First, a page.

19. 19. Adoption & Diffusion <ul><li>Product adoption </li></ul><ul><ul><li>Consumers or businesses begin to buy & use a new product </li></ul></ul><ul><li>Diffusion </li></ul><ul><ul><li>Product use spreads throughout a population </li></ul></ul><ul><ul><li>The tipping point </li></ul></ul>
    20. 20. Adoption Pyramid
    21. 21. Product Adoption Stages <ul><li>Awareness: </li></ul><ul><ul><li>Mass advertising generates product awareness </li></ul></ul><ul><li>Interest: </li></ul><ul><ul><li>Prospective adopters open to product info </li></ul></ul><ul><ul><li>Teaser ads used to stimulate interest </li></ul></ul><ul><li>Evaluation: </li></ul><ul><ul><li>Consumers weigh costs/benefits or may even make impulse purchases </li></ul></ul>
    22. 22. Product Adoption Stages <ul><li>Trial: </li></ul><ul><ul><li>Sales promotions & product demos critical </li></ul></ul><ul><li>Adoption: </li></ul><ul><ul><li>Goes beyond trial use </li></ul></ul><ul><li>Confirmation: </li></ul><ul><ul><li>Consumer weighs expected vs. actual benefits & costs </li></ul></ul><ul><ul><li>Reinforce consumer choice via reminder IMC </li></ul></ul>
    23. 23. Categories of Product Adopters
    24. 24. Innovation & Adoption Observability Relative Advantage Compatibility Complexity Trialabilty Factors Affecting Consumer Adoption
    25. 25. B2B Product Adoption <ul><li>Innovators </li></ul><ul><ul><li>New, smaller or younger firms </li></ul></ul><ul><li>Early-adopter firms </li></ul><ul><ul><li>Market-share leaders </li></ul></ul><ul><li>Late-majority firms </li></ul><ul><ul><li>Prefer status quo & have large investments in existing production technology </li></ul></ul><ul><li>Laggard firms </li></ul><ul><ul><li>Already losing money </li></ul></ul>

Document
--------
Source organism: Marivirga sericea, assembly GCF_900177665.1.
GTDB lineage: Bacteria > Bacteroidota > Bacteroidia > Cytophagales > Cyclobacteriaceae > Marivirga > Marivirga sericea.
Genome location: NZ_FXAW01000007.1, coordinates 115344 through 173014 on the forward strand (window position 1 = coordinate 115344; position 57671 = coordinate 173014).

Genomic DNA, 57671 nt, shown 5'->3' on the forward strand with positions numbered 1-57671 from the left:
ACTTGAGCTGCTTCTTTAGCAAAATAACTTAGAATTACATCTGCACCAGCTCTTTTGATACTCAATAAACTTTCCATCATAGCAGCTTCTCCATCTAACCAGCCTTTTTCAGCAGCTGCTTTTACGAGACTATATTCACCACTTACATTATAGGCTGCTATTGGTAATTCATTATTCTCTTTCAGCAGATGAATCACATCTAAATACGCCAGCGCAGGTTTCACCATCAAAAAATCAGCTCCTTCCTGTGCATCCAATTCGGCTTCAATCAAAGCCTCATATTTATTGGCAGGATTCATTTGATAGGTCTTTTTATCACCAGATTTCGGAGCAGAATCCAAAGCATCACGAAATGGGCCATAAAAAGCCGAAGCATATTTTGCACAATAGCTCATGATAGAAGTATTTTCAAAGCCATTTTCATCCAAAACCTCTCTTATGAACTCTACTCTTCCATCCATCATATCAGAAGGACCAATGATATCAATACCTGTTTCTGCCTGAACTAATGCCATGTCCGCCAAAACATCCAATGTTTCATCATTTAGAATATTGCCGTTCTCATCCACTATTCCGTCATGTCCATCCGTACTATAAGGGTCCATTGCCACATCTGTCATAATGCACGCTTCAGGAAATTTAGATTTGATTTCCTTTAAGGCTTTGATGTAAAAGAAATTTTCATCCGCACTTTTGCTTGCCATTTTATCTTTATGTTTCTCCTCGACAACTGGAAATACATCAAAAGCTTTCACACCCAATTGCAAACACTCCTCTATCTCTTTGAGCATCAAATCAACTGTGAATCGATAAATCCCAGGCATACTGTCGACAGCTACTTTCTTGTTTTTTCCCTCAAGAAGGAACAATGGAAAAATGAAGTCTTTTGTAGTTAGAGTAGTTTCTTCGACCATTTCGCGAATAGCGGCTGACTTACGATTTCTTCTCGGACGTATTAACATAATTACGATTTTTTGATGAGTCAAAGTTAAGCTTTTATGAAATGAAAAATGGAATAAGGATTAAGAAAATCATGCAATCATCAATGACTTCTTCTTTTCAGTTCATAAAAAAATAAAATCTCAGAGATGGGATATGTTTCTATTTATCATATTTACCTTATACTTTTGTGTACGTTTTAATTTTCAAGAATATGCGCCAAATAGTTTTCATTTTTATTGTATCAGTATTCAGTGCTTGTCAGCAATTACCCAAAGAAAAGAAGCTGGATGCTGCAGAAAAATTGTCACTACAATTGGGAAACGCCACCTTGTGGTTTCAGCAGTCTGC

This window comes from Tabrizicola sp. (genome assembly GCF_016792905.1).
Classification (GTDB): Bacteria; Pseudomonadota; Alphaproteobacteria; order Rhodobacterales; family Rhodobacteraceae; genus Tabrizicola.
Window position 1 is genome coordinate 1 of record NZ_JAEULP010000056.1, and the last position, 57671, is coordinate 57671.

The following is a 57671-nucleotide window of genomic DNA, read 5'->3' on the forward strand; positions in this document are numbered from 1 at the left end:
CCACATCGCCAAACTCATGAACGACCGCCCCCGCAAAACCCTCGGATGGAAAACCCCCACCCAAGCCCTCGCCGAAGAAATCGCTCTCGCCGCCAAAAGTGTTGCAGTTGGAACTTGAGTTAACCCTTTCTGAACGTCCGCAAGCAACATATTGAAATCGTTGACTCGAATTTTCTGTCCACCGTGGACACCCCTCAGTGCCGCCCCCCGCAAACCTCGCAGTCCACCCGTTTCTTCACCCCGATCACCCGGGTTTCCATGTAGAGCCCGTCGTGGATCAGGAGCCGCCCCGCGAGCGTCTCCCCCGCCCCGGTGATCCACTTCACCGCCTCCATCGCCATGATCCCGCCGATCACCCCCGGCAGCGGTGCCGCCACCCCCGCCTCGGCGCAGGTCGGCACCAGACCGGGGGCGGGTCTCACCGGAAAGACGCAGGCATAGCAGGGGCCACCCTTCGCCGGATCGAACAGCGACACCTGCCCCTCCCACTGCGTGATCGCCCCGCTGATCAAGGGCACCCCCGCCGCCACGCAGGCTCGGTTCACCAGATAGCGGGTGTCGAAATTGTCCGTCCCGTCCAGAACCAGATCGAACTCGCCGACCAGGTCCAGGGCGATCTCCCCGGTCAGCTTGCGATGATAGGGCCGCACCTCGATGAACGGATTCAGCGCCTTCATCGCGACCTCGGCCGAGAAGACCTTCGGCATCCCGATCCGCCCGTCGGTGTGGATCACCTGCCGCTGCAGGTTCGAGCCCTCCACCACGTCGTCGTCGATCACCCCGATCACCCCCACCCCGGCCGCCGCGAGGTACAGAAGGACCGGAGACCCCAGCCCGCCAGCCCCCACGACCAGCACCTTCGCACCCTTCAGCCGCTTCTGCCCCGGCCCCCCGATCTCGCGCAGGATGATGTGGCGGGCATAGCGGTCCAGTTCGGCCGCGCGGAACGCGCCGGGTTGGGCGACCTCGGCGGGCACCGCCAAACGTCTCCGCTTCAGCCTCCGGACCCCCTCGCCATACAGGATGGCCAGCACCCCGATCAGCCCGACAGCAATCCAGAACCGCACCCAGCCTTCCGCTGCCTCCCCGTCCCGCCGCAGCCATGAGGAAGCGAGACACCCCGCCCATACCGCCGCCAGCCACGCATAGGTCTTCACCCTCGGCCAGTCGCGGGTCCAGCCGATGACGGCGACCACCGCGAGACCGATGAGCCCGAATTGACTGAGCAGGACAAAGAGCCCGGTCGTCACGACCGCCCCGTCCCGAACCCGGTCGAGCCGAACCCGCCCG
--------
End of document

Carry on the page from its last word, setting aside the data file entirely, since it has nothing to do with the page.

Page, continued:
26. 26. Improving New Product Success <ul><li>A successful new product should offer: </li></ul><ul><ul><li>A superior product (one with higher quality, features & value in use) </li></ul></ul><ul><ul><li>A well-defined concept (an identified target market, product requirements & benefits) </li></ul></ul>
    27. 27. New Product Class Discussion <ul><li>Not all new products are perceived to benefit consumers or society. </li></ul><ul><li>What are some examples of new products that have made our lives better? Why? </li></ul><ul><li>Give some examples of products that are harmful to consumers or society. Why? </li></ul><ul><li>Should there be a way to monitor or police new products that may be harmful? </li></ul>
    28. 28. Key Concepts Review <ul><li>Product </li></ul><ul><li>Core Product </li></ul><ul><li>Actual Product </li></ul><ul><li>Augmented product </li></ul><ul><li>Convenience Product </li></ul><ul><li>Shopping Product </li></ul><ul><li>Specialty Product </li></ul><ul><li>Unsought Product </li></ul><ul><li>“ New” Product </li></ul><ul><li>Types of Innovations </li></ul><ul><li>Product Adoption </li></ul><ul><li>Product Diffusion </li></ul><ul><li>Adoption Categories </li></ul><ul><li>Test Marketing </li></ul>